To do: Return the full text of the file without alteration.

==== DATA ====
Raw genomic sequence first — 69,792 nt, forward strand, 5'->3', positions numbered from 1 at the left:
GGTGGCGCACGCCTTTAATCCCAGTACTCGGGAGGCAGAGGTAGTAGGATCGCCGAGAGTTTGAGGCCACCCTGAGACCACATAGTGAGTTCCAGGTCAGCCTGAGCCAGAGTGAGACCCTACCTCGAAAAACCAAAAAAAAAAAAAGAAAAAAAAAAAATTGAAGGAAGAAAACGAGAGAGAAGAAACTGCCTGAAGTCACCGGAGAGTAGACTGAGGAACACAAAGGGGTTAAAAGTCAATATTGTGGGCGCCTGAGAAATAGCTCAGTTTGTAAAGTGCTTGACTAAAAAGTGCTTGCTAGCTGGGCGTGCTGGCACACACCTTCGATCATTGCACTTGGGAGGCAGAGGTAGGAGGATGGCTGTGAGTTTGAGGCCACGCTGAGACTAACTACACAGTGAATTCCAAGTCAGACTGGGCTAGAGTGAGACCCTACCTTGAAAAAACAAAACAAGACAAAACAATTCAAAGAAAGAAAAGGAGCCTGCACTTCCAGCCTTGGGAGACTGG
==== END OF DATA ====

Raw genomic sequence first — 69,792 nt, forward strand, 5'->3', positions numbered from 1 at the left:
GGTGGCGCACGCCTTTAATCCCAGTACTCGGGAGGCAGAGGTAGTAGGATCGCCGAGAGTTTGAGGCCACCCTGAGACCACATAGTGAGTTCCAGGTCAGCCTGAGCCAGAGTGAGACCCTACCTCGAAAAACCAAAAAAAAAAAAAGAAAAAAAAAAAATTGAAGGAAGAAAACGAGAGAGAAGAAACTGCCTGAAGTCACCGGAGAGTAGACTGAGGAACACAAAGGGGTTAAAAGTCAATATTGTGGGCGCCTGAGAAATAGCTCAGTTTGTAAAGTGCTTGACTAAAAAGTGCTTGCTAGCTGGGCGTGCTGGCACACACCTTCGATCATTGCACTTGGGAGGCAGAGGTAGGAGGATGGCTGTGAGTTTGAGGCCACGCTGAGACTAACTACACAGTGAATTCCAAGTCAGACTGGGCTAGAGTGAGACCCTACCTTGAAAAAACAAAACAAGACAAAACAATTCAAAGAAAGAAAAGGAGCCTGCACTTCCAGCCTTGGGAGACTGG